Only seven years ago, the country with a population of 94m drew only $108.5m in inward investments from overseas. But it has been growing at double-digit rates, thanks to increased relocation of factories, attracted by low wages, cheap power and supportive government policies.

“This year will be a record for foreign direct investment,” said Fitsum Arega, head of the country’s investment agency, up 25 per cent from last year’s $1.2bn.
The inflow of foreign investment marks a stark turnround from the 1980s, when the country was hit with a severe famine that made the eastern African country infamous for lack of development.
While several key sectors of the economy — including the much sought-after banking and telecoms — remain closed to outside investment, several industrial zones have seen investment in production facilities of textiles, leather and garments.
Mr Fitsum said China was providing the largest number of investments, although by value, the biggest investors were Turkey and India. The country was also seeing investment from Europe and the US, he said.
Although Ethiopia is landlocked, power prices and labour costs are both extremely low, security is tight and state-owned Ethiopian Airlines runs the biggest global network of any African carrier.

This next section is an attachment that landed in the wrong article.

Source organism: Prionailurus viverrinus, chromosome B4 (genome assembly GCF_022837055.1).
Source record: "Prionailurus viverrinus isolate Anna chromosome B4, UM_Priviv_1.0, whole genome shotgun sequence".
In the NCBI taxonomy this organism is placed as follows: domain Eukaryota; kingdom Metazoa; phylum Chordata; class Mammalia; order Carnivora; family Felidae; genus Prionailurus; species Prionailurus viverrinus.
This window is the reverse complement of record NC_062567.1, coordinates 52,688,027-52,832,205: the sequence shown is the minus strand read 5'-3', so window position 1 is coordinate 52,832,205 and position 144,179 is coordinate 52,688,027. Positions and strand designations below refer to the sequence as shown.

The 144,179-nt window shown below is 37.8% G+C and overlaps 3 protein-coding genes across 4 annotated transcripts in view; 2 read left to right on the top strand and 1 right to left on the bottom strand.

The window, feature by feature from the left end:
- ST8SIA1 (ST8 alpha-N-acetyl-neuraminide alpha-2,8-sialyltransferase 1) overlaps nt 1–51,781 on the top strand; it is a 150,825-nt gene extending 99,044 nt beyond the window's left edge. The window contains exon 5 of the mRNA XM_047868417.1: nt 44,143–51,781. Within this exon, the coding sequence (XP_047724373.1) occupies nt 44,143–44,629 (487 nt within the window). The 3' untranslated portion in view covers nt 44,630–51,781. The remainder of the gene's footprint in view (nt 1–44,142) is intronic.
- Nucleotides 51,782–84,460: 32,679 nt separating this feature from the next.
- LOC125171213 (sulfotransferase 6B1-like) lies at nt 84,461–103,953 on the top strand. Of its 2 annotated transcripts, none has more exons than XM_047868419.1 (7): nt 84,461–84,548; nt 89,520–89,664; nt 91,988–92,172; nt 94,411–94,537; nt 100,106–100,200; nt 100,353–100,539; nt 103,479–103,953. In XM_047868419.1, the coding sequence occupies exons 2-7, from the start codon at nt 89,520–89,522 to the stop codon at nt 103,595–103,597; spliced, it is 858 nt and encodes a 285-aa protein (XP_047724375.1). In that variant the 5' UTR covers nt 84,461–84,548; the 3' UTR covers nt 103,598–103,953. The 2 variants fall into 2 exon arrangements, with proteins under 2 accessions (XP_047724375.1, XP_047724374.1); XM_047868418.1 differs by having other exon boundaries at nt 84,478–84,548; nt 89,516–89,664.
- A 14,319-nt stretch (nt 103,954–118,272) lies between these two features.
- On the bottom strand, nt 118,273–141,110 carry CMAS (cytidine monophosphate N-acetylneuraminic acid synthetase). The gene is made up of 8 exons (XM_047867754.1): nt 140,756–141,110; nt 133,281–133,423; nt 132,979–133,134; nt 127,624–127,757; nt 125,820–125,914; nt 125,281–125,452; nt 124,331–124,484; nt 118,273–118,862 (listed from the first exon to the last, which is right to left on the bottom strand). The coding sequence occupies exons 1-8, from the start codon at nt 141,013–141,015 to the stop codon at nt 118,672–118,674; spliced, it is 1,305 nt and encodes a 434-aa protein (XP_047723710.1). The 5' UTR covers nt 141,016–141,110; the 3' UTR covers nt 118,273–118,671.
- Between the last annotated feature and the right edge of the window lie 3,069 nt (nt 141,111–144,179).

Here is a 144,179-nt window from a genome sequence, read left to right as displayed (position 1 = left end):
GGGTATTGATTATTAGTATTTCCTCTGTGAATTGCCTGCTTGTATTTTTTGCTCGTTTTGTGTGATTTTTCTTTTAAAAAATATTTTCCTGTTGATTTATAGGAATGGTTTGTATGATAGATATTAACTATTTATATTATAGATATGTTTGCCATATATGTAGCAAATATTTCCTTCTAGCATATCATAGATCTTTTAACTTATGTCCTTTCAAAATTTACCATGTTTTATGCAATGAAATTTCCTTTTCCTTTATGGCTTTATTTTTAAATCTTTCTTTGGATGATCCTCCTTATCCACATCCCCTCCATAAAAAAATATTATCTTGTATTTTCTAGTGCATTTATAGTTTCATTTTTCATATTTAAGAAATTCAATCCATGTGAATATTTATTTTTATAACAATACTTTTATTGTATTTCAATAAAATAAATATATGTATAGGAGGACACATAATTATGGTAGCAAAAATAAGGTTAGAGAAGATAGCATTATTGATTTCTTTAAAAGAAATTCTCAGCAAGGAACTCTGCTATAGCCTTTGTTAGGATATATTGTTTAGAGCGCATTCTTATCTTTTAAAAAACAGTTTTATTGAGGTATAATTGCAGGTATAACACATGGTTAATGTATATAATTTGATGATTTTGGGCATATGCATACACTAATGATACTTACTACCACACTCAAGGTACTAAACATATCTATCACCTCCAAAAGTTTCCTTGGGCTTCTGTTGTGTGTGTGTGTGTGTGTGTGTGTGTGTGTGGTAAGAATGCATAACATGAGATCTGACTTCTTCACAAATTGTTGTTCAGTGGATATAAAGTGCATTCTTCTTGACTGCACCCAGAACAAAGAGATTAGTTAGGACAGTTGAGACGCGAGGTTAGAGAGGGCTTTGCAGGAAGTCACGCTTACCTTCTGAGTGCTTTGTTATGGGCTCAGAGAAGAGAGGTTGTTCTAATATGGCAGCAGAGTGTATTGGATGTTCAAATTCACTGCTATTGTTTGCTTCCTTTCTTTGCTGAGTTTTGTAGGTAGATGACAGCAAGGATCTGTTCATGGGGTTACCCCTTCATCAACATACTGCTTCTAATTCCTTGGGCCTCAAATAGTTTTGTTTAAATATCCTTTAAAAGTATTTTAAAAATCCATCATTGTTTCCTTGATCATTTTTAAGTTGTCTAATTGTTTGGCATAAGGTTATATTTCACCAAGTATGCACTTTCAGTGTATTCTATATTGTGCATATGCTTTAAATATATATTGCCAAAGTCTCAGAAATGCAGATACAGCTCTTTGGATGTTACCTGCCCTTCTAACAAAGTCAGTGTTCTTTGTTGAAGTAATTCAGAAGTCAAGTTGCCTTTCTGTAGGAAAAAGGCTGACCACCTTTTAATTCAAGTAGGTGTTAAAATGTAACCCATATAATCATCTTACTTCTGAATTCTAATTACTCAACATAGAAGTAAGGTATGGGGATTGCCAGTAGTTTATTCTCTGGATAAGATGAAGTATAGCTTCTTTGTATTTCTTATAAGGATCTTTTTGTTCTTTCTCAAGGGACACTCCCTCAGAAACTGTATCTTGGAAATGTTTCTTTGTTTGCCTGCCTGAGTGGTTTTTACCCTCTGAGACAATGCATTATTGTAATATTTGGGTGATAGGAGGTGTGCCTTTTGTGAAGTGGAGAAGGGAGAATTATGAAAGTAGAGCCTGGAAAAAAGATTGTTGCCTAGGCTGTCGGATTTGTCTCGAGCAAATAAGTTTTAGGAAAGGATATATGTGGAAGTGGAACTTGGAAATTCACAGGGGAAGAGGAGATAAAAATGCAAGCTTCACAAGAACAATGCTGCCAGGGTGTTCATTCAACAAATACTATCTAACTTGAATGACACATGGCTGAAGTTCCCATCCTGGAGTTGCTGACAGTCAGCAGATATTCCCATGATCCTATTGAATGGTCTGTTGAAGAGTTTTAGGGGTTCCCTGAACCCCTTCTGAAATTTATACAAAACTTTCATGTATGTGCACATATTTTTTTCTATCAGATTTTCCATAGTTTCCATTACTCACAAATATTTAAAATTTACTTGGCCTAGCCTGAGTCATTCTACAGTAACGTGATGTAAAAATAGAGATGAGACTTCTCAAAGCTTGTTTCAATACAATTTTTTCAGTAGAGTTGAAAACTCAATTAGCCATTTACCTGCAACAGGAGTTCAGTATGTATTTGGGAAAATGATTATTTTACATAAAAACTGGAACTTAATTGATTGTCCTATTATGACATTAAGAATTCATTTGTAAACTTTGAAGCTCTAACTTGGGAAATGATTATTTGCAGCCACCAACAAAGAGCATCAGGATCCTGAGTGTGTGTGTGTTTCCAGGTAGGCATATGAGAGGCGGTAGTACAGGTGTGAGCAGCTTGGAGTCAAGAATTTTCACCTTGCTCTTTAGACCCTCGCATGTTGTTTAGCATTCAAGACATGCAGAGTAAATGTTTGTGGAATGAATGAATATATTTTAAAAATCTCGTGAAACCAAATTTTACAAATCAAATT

“We are still making huge investments in electrical power, building a railway, and the government offers investors so much support,” said Mr Fitsum, adding it is still building industrial parks and offers tax breaks to foreign exporters that help lure much-needed dollars to the economy.
Ernst & Young, which has an office in the capital Addis Ababa, forecasts FDI into Ethiopia will average $1.5bn each year for the next three years and predicts the country will rank among Africa’s top four manufacturing hubs by 2025.
Zemedeneh Negatu, head of transaction advisory services at E&Y, said his team had seen “a big surge” in dealmaking since 2011, including from the US and Europe as well as China, Turkey and India.
“Ethiopia is fast becoming the ‘must-visit’ destination for virtually all private equity funds with an emerging market focus,” he said, adding that although most deal sizes come in below $75m, he is currently working on one worth $1bn.
Since the first private equity fund set up in Ethiopia just seven years ago, more than half a dozen have opened, investing in everything from coffee and cement to wine and biscuits.
US private equity groups KKR and Blackstone have both recently backed deals in the country, in floriculture and infrastructure respectively. Europe’s Unilever is building a factory, while last month, India’s largest paint-maker, Asian Paints, entered the market through the acquisition of a local manufacturer.
Mr Fitsum said the FDI figures do not include a reported $2bn investment by China’s Huajian, the world’s biggest shoemaker, whose relocation to Ethiopia in 2012 sparked widespread interest in the country as a new manufacturing base. Since then, it has decided to build its own industrial park rather than rent, and will expand its existing Ethiopian workforce to 30,000 in the next few years. FT
- See more at: